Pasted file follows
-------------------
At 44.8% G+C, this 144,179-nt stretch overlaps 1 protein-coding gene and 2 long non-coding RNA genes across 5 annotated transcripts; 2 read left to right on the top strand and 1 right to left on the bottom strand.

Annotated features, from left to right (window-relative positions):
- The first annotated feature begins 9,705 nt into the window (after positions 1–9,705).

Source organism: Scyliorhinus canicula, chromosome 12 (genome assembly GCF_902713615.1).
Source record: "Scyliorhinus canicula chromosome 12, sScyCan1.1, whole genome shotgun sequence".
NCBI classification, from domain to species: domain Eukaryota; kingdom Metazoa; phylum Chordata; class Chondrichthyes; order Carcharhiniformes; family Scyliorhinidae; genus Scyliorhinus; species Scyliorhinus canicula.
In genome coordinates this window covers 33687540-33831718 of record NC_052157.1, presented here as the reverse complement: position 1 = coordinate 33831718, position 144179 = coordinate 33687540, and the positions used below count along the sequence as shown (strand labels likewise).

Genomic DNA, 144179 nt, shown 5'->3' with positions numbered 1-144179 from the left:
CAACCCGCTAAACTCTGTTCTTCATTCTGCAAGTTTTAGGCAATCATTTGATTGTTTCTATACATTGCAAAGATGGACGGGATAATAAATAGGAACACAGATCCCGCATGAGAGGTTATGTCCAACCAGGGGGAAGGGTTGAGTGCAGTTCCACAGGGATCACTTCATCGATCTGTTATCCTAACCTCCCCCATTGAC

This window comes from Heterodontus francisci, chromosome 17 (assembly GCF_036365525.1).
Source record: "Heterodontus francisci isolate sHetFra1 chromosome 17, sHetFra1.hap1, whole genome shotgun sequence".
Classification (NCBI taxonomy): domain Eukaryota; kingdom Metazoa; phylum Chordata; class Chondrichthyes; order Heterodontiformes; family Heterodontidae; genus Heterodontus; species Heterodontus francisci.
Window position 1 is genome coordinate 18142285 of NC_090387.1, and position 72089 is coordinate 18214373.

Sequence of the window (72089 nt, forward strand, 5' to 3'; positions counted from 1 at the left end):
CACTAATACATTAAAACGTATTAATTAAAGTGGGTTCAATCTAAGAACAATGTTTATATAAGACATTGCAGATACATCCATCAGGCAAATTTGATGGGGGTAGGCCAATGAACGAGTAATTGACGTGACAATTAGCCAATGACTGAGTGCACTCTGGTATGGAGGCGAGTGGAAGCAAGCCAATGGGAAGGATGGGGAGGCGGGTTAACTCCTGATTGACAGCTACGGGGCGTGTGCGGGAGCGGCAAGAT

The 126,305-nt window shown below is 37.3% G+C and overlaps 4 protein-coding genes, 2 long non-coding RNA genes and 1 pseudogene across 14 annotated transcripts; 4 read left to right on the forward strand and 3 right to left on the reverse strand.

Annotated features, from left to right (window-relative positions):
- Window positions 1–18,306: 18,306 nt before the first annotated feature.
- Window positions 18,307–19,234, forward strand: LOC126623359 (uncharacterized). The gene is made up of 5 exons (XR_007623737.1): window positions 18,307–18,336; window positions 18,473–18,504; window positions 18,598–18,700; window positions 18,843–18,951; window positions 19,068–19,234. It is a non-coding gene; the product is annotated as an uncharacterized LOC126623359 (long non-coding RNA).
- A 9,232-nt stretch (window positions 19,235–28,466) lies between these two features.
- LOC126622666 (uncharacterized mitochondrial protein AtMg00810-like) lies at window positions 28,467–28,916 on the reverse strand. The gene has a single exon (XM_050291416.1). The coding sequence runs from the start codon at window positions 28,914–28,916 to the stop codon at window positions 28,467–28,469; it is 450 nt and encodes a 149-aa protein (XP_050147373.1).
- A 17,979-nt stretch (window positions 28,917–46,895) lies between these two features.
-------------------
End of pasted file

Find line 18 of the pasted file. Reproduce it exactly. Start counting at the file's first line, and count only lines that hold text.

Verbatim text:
- Window positions 1–18,306: 18,306 nt before the first annotated feature.